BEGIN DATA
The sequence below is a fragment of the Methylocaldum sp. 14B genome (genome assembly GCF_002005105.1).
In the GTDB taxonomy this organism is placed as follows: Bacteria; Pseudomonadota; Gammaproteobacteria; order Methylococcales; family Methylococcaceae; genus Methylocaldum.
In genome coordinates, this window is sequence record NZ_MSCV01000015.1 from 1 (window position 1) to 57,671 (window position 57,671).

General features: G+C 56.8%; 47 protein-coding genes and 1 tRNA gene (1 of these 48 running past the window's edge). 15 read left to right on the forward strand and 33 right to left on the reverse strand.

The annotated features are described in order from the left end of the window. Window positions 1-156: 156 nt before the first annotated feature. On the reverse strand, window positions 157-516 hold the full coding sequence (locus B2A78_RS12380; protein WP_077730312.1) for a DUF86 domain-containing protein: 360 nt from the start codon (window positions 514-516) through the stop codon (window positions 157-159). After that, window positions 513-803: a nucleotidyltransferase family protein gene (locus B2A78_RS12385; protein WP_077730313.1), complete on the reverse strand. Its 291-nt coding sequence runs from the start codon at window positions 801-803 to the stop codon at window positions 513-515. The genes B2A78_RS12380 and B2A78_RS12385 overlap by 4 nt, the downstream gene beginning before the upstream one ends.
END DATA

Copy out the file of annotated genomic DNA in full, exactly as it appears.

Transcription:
The sequence below is a fragment of the Methylocaldum sp. 14B genome (genome assembly GCF_002005105.1).
In the GTDB taxonomy this organism is placed as follows: Bacteria; Pseudomonadota; Gammaproteobacteria; order Methylococcales; family Methylococcaceae; genus Methylocaldum.
In genome coordinates, this window is sequence record NZ_MSCV01000015.1 from 1 (window position 1) to 57,671 (window position 57,671).

General features: G+C 56.8%; 47 protein-coding genes and 1 tRNA gene (1 of these 48 running past the window's edge). 15 read left to right on the forward strand and 33 right to left on the reverse strand.

The annotated features are described in order from the left end of the window. Window positions 1-156: 156 nt before the first annotated feature. On the reverse strand, window positions 157-516 hold the full coding sequence (locus B2A78_RS12380; protein WP_077730312.1) for a DUF86 domain-containing protein: 360 nt from the start codon (window positions 514-516) through the stop codon (window positions 157-159). After that, window positions 513-803: a nucleotidyltransferase family protein gene (locus B2A78_RS12385; protein WP_077730313.1), complete on the reverse strand. Its 291-nt coding sequence runs from the start codon at window positions 801-803 to the stop codon at window positions 513-515. The genes B2A78_RS12380 and B2A78_RS12385 overlap by 4 nt, the downstream gene beginning before the upstream one ends.